I have an extra copy of Excellent Women that I keep just for lending out. Excellent Women is the first Pym book I read, passed on to me by my oldest sister, and the copy I keep for myself still has a note in it from a friend of hers: "Cher Jo-Ann," it reads: "This book was hilarious. I read it in a day and I laughed and laughed. I'm sure my neighbours were suspicious." It's a book I lend in total confidence that everyone will adore it.
So I was completely taken aback when I lent it to a colleague at work -- a woman whose work I respected and esteemed and who seemed to be as sane as anyone else -- and she told me she had hated it. "All those unhappy unmarried women," she said. I checked the cover of the book she was handing back to me, to make sure it really was Excellent Women, and then I started re-evaluating everything I had previously thought good about her work and her sanity.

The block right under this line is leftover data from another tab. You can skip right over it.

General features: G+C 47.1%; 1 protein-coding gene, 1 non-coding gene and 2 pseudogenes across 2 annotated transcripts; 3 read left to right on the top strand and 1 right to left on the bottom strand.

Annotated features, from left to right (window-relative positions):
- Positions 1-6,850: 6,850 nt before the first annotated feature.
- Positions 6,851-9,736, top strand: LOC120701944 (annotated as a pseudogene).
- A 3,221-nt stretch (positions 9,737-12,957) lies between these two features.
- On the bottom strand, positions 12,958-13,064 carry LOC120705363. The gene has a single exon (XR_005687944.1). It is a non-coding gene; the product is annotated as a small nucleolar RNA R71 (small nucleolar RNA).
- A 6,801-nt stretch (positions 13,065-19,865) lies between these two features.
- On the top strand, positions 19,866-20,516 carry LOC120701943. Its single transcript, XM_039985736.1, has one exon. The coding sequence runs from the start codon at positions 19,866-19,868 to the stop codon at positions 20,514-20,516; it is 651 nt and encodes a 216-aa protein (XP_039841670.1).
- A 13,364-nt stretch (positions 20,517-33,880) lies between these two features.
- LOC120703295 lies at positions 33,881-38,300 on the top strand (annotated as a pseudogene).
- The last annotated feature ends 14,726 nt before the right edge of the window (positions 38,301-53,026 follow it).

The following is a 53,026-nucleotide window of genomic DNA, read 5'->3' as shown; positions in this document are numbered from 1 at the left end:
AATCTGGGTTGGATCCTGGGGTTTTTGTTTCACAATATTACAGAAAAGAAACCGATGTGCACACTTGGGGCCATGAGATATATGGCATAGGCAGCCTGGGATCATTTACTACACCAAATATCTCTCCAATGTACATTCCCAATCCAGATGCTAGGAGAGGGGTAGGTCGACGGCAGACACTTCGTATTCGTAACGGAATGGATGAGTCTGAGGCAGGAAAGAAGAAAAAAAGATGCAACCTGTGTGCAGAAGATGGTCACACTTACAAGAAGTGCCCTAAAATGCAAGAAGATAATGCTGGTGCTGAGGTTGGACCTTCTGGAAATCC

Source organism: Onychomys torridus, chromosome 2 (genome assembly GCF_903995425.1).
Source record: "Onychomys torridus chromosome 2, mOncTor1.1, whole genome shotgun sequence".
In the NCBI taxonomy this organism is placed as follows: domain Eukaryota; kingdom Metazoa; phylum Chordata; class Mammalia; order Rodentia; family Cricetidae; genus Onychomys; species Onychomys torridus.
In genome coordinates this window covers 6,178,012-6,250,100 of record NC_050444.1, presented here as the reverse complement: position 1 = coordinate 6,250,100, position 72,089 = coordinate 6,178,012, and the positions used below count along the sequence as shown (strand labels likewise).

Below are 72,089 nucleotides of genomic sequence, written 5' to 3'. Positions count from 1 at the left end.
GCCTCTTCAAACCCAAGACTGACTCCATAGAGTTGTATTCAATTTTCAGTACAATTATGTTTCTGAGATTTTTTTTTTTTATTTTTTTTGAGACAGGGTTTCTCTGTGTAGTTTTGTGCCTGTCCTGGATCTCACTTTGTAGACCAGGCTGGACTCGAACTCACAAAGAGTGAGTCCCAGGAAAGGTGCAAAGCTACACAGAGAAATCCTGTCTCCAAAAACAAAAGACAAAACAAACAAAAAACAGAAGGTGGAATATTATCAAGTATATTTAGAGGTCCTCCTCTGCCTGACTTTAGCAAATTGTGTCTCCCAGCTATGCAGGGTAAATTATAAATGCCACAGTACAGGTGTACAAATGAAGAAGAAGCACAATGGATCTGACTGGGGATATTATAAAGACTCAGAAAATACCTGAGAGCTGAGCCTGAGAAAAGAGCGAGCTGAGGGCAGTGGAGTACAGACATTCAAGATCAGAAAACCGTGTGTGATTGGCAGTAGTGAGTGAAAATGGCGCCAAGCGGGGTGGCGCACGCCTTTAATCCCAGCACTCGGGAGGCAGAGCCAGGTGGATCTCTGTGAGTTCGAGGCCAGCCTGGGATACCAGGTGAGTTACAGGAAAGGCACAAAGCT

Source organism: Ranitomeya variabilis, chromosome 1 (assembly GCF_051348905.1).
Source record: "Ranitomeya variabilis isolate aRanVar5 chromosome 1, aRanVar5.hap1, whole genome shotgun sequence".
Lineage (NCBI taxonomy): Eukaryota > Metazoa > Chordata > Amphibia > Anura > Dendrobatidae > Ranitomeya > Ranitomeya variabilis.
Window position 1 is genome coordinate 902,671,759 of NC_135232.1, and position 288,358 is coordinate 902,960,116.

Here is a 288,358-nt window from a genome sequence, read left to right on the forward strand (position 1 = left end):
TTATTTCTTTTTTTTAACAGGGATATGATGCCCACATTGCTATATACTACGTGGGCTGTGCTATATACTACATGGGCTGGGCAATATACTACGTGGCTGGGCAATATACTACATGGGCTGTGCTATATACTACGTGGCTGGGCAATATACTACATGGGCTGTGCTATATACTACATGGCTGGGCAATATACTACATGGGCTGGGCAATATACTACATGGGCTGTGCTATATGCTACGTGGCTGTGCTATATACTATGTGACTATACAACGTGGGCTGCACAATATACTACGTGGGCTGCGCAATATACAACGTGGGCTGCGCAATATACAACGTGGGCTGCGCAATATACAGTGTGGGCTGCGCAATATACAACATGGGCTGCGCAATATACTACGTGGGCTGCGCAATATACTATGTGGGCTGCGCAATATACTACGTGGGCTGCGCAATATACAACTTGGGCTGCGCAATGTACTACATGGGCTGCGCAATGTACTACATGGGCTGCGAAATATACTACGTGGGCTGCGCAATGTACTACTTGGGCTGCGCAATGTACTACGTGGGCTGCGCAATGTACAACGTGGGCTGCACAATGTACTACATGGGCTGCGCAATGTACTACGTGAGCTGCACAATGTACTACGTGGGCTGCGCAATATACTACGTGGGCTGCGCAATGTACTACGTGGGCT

That anyone could think Mildred Lathbury is unhappily unmarried is a mystery to me. I see her as a model of independence. And it's a trait shared, though to a lesser degree, by enough of Barbara Pym's women that I find it odd that her writing fell out of popularity just as feminism was coming into it.
It's true that her world can be an old-fashioned one. Women get one egg and men get two, as a matter of course. "Oh, a man needs eggs!" said Mrs. Crampton, looking pleased, when Jane noticed the larger portion on Nicholas's plate in Jane and Prudence. (p 51). Letty Crowe may pour herself a second glass of sherry in Quartet in Autumn, but "she still kept to her rules -- one did not drink sherry before the evening, just as one did not read a novel in the morning, this last being a left-over dictum of a headmistress of forty years ago."